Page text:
It is often difficult to distinguish whether the graduates of a challenging academic program are successful because of their educational experiences, or whether the program simply selected individuals destined for success into the program. It is usually impossible to conduct a true experiment with random assignment of students to educational opportunities. However, large-scale shifts in policy can serve as "natural experiments" that change the way students are matched to educational programs and allow us to identify causal consequences of education. The specific research question addressed by this project is: Do institution-level shifts in the number of science and engineering degrees conferred lead to measurable changes in graduate outcomes?for example: higher earnings, increased participation in the science and engineering workforce, or a larger probability of filing patents?relative to similar earlier graduates? And how does the research inform the science of science policy?
Writing in 1994, William Trent and John Hill described a concerted effort by a group of Historically Black Colleges and Universities (HBCUs) to expand educational opportunities in engineering, computer science and other technical fields, "to prepare their students for expanded career choices." Preliminary evidence suggests that a shift in the relative participation of black college graduates in occupations related to engineering, math, computer science, or physical sciences (EMS) occurred at about the same time. Furthermore, growth in EMS college majors was particularly strong among students most likely to attend HBCUs: those who attended high school in the South. The initial phase of this project is designed to distinguish whether the growth was driven by HBCU policies, or by change at other southern institutions. The second phase involves assembling more than 30 years of data on the number and type of degrees conferred by each U.S. institution of higher education (collected annually by the U.S. Department of Education), analyzing the data to find other examples of large institution-level (or state-level) shifts in the number of science and engineering degrees conferred, and combining this information with data from other sources to discover the resulting educational and economic impacts.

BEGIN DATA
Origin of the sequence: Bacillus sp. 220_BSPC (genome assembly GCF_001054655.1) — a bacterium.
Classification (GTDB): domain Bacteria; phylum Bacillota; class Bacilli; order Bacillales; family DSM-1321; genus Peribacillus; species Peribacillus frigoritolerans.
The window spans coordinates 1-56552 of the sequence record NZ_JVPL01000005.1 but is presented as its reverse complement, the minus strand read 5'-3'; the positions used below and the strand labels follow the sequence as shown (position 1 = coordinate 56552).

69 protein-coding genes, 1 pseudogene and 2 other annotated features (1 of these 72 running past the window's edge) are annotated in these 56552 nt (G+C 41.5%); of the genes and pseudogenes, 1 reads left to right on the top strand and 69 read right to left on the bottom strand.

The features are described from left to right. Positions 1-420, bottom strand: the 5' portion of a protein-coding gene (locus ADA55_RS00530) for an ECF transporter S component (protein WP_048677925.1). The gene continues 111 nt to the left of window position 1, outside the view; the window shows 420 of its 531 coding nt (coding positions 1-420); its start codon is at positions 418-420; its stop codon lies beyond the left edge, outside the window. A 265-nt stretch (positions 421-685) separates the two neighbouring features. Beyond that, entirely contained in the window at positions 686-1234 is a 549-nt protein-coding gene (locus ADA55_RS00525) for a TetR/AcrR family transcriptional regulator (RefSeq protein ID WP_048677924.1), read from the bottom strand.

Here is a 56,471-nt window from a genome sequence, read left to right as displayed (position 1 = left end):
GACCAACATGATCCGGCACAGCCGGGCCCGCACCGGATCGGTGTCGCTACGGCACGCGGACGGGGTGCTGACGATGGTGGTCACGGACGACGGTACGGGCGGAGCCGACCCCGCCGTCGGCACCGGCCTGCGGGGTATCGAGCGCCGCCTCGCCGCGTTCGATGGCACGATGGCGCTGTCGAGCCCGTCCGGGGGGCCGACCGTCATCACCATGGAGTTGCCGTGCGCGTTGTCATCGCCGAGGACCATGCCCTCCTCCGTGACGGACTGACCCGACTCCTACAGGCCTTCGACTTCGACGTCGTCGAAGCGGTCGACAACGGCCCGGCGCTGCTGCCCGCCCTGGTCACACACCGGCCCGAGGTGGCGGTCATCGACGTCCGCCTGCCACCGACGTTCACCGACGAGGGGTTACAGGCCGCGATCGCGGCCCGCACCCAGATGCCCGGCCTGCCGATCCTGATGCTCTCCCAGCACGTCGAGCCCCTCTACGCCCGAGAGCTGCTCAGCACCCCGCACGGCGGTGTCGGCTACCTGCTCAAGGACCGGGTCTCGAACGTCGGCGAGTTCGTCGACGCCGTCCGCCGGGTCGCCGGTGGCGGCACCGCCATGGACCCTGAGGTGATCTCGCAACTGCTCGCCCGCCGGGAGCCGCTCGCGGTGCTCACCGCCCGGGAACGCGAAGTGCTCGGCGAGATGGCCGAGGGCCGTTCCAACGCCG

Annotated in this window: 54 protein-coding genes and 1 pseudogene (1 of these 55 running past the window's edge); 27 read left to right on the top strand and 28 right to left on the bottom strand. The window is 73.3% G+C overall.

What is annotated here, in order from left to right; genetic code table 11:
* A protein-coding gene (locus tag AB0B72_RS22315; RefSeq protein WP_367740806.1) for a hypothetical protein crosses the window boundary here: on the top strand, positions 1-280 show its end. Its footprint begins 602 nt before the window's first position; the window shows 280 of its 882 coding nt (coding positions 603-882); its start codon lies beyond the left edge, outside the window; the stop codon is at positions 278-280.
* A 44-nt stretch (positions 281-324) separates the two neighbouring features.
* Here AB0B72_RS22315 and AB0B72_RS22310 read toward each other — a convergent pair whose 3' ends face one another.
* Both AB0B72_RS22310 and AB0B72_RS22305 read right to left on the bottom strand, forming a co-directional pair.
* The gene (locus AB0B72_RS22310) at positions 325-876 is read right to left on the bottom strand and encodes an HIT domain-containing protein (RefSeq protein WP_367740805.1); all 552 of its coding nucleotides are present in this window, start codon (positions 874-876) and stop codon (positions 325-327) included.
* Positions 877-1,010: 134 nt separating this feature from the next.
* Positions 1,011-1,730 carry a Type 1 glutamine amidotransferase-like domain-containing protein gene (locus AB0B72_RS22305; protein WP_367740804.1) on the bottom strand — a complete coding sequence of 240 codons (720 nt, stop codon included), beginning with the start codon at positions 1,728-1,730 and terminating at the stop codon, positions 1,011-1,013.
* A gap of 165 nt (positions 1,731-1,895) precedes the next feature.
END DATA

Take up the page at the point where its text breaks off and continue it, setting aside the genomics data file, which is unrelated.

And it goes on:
The initial phase of this research is designed to reveal the institution-level processes underlying recent expansion of science and engineering participation by a persistently underrepresented minority group. More generally, the research project expands knowledge about the extent to which exposure to science or engineering education at the undergraduate level changes the set of skills college graduates bring to the labor market, and whether that change is substantial enough to affect a whole host of outcome measures including earnings, occupation, and patent activity.
Broader Impacts The knowledge gained from this research project informs individual-level career-path choices as well as educational and workforce policies. Educational materials appropriate for middle school or high school students are intended teach fundamental mathematics concepts while they convey motivating information-- derived from this research-- about the economic value of pursuing academically challenging educational programs.